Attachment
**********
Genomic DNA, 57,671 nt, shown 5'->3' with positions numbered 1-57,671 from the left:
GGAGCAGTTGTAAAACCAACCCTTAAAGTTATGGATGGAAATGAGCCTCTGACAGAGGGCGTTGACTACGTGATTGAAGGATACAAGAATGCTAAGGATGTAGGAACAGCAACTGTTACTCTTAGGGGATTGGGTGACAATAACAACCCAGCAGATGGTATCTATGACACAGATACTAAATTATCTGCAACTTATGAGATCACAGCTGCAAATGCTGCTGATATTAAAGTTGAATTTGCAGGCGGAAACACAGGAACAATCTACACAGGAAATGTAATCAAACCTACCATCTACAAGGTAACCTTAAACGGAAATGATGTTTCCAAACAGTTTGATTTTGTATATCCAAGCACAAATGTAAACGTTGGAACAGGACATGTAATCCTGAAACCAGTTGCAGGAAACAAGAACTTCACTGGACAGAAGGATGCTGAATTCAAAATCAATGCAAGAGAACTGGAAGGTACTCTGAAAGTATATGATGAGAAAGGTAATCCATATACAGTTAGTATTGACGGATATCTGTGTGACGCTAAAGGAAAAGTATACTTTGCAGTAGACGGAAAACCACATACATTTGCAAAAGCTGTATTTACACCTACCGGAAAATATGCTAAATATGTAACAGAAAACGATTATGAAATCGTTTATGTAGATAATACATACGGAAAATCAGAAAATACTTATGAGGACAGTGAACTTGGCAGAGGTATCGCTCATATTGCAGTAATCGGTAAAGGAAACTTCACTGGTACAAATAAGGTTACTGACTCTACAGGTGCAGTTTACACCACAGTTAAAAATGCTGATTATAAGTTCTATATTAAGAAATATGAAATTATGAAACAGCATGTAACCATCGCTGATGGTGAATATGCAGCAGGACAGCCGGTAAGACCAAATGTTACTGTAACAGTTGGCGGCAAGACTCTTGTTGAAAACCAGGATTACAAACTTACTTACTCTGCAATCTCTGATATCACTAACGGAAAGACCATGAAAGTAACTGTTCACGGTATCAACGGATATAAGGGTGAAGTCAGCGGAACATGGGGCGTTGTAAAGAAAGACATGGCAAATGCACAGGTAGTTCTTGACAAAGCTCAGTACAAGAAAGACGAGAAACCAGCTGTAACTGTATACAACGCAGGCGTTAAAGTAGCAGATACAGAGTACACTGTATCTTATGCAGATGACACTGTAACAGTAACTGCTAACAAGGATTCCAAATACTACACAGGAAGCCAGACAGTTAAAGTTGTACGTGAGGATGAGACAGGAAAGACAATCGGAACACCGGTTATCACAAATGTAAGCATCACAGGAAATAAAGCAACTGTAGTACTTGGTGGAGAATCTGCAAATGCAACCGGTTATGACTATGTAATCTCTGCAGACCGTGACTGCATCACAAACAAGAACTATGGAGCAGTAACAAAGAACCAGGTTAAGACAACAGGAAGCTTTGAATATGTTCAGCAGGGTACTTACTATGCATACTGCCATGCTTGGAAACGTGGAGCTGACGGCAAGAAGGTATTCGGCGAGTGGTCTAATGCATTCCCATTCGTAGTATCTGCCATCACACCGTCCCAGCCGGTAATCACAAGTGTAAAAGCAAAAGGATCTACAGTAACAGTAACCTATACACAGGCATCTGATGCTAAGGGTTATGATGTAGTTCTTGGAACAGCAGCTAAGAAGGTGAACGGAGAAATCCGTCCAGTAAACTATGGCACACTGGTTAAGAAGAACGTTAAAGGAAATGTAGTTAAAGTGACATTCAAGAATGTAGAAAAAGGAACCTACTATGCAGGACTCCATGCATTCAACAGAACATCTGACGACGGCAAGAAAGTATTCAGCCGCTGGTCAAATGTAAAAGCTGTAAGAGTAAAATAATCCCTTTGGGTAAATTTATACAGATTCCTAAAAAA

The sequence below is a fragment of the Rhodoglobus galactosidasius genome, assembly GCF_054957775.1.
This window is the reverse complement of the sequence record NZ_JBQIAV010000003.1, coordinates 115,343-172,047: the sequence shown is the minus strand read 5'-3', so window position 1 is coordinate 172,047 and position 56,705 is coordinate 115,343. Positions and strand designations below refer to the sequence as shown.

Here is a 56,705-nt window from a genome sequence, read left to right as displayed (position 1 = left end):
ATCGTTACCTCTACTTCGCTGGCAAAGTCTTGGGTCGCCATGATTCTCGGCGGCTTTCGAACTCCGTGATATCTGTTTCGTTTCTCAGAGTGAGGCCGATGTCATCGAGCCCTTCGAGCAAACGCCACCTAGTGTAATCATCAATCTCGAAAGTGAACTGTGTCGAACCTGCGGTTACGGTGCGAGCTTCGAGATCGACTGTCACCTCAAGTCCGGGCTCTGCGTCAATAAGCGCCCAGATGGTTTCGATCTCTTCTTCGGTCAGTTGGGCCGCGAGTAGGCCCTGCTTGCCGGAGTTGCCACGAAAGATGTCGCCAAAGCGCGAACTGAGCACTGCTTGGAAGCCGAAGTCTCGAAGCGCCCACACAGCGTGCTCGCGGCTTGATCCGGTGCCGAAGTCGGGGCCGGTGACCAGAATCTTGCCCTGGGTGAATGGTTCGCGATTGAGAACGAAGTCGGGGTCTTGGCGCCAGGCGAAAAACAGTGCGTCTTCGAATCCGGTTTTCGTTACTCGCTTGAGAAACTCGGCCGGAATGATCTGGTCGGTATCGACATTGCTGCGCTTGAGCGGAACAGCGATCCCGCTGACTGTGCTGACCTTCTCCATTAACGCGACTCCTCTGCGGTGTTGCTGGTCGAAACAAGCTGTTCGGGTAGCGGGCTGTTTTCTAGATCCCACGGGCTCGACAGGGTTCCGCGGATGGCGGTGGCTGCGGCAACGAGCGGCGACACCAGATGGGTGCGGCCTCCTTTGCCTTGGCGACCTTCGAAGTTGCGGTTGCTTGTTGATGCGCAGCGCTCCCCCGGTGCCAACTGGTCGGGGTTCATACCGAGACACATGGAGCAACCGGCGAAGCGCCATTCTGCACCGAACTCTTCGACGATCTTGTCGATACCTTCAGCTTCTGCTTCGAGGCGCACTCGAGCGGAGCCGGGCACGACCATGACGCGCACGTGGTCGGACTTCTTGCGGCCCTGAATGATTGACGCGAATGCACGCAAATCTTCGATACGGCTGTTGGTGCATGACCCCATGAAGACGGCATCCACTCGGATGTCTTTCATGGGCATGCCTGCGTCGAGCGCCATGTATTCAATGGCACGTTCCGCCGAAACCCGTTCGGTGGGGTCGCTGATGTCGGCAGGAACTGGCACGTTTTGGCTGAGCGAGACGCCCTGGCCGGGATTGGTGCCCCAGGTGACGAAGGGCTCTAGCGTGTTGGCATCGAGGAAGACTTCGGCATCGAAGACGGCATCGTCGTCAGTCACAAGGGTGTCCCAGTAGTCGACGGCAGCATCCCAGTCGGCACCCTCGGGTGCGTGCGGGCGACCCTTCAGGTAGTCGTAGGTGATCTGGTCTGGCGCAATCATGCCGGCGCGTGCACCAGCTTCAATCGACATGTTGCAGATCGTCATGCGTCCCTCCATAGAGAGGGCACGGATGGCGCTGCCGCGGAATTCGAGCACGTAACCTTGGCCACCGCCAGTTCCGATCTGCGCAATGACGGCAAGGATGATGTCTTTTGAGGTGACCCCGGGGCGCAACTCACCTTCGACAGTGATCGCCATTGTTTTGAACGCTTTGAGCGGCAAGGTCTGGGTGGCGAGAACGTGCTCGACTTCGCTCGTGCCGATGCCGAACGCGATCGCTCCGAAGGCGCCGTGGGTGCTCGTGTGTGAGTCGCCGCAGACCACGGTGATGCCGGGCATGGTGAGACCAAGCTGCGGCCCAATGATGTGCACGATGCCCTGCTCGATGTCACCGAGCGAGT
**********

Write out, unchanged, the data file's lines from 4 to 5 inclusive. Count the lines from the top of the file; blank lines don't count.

This window is the reverse complement of the sequence record NZ_JBQIAV010000003.1, coordinates 115,343-172,047: the sequence shown is the minus strand read 5'-3', so window position 1 is coordinate 172,047 and position 56,705 is coordinate 115,343. Positions and strand designations below refer to the sequence as shown.

Here is a 56,705-nt window from a genome sequence, read left to right as displayed (position 1 = left end):